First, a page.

Bid to beat vandalism in Saffron Walden
CRIMINAL damage is rife in the community and Saffron Walden is taking the brunt of the impact, Uttlesford s senior police officer has revealed. Scratched cars, smashed windows and broken fences are becoming a familiar blight on Saffron Walden s landscape
CRIMINAL damage is rife in the community and Saffron Walden is taking the brunt of the impact, Uttlesford's senior police officer has revealed.
Scratched cars, smashed windows and broken fences are becoming a familiar blight on Saffron Walden's landscape and across the region.
Now, District Commander for Uttlesford, Chief Insp Joe Wrigley, has challenged the community to help banish the problem of vandalism.
"Whilst we're lucky to live and work in one of the lowest crime areas in the country we must still do everything we can to drive our crime level down even further," said Chief Insp Wrigley.
"By far and away our biggest challenge is petty criminal damages taking place in our district."
From the beginning of April to the end of May there were 139 offences of criminal damage across the district and Chief Insp Wrigley believes "it is time that this stopped".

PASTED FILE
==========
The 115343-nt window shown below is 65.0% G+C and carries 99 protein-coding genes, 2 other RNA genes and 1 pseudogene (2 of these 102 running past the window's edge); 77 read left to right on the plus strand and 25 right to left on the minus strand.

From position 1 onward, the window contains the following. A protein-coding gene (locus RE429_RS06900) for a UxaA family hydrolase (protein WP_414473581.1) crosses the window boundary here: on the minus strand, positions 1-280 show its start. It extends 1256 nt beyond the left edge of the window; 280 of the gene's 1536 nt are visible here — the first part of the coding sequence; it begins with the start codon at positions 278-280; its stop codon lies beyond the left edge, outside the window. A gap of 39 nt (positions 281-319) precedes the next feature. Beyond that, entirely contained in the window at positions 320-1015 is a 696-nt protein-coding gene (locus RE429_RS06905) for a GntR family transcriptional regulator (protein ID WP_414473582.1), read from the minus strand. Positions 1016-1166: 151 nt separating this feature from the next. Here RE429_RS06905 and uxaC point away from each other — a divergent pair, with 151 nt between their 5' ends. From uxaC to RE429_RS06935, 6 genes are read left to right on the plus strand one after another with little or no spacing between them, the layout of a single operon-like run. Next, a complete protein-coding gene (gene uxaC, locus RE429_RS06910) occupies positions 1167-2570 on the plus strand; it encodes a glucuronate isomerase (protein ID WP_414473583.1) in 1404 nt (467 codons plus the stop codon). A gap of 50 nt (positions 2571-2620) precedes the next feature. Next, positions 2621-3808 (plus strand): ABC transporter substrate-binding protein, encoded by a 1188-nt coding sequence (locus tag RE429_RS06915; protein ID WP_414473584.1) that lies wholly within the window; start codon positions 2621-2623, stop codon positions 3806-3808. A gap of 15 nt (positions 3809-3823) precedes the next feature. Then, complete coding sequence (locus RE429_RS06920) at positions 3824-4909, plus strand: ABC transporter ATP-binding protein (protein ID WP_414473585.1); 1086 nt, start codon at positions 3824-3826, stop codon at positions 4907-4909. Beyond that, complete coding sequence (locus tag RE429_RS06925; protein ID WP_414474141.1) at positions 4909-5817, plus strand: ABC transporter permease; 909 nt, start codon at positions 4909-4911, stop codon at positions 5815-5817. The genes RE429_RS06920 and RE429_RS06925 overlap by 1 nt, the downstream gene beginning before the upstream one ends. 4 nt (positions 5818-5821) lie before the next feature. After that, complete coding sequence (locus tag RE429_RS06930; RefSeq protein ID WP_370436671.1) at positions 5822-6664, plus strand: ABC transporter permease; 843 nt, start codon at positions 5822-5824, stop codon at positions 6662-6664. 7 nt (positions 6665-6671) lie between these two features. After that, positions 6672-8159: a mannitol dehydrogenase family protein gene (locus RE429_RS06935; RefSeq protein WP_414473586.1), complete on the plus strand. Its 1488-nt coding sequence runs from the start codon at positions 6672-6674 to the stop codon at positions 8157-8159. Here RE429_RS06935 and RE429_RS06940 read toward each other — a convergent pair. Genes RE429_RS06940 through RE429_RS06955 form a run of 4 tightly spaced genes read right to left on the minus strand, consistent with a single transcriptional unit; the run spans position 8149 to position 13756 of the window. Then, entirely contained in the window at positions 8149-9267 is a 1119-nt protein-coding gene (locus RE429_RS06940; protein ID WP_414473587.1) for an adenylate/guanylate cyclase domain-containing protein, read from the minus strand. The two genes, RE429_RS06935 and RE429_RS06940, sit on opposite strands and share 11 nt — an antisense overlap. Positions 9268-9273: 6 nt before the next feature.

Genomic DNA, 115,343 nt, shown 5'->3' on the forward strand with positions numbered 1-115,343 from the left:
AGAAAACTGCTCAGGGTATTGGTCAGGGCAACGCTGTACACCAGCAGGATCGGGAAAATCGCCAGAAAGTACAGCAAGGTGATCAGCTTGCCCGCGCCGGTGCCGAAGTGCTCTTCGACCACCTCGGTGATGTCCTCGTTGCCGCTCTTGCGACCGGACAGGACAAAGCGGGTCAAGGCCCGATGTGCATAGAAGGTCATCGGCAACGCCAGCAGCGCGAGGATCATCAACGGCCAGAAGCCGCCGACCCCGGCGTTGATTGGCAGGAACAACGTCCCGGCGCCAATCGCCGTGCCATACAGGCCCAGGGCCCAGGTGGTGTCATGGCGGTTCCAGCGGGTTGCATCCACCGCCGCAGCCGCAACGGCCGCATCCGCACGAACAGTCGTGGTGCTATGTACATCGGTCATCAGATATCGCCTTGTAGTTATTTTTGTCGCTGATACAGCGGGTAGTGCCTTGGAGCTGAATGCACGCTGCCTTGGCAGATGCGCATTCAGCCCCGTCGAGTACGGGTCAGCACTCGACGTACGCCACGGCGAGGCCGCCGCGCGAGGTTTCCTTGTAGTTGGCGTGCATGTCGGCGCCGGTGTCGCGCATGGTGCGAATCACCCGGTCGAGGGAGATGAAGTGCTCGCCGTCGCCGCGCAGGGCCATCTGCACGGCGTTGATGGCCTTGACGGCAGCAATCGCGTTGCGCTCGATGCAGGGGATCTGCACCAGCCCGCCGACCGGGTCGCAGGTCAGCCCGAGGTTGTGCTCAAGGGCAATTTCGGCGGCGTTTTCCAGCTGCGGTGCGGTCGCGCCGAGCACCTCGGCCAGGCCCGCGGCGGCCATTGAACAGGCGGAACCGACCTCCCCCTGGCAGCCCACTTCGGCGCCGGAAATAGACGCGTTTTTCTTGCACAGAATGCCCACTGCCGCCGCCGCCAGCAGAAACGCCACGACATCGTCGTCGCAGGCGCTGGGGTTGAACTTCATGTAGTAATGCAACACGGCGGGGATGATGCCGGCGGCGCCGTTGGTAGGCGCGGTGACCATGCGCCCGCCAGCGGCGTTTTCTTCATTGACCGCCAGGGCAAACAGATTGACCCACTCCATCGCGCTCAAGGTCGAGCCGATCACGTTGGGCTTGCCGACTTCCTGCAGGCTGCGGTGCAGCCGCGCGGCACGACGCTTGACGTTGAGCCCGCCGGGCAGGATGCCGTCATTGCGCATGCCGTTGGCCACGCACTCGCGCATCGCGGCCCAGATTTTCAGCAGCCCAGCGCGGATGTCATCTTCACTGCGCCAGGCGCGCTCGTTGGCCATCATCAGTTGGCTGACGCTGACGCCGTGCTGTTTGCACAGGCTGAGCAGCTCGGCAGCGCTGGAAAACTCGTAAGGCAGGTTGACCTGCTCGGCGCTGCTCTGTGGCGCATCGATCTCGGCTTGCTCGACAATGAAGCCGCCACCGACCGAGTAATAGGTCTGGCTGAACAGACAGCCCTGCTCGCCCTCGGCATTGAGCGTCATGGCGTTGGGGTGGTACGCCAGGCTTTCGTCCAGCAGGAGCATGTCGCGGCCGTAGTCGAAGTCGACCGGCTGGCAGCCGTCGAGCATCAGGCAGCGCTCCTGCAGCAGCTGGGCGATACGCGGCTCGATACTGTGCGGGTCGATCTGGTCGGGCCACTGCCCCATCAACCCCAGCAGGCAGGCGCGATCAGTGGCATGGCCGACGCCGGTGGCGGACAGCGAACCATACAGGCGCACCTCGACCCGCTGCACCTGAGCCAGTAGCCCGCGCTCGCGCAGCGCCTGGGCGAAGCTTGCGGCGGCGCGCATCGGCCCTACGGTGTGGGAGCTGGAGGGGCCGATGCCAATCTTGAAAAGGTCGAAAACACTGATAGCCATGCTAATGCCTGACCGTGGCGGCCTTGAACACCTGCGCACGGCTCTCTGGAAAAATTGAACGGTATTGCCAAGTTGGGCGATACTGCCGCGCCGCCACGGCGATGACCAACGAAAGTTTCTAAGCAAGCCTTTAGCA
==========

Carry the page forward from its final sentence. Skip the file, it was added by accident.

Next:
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The district commander's words were echoed at the North Uttlesford Community Forum held on Thursday.
Inspector Kevin Wakefield from Saffron Walden Police Station told the forum that in 2008/09, 23 per cent of all crime in Uttlesford was criminal damage.
"These offences are difficult to detect because there is no rhyme or reason to them and no pre-planning," said Insp Wakefield. "Often they are spur-of-the-moment actions which result in high-value crimes."
He added that the cost of criminal damage was handed to the community through insurance premiums and council tax costs.
The police are asking parents to talk to young people - the group most likely to commit criminal damage - and get them to understand the impact it can have on individuals and communities.
People are being urged to call 999 if they see anyone committing criminal damage or their local police station on 0300 333 4444 if they have information about who is responsible. Anonymous calls can be made to Crimestoppers on 0800 555 111.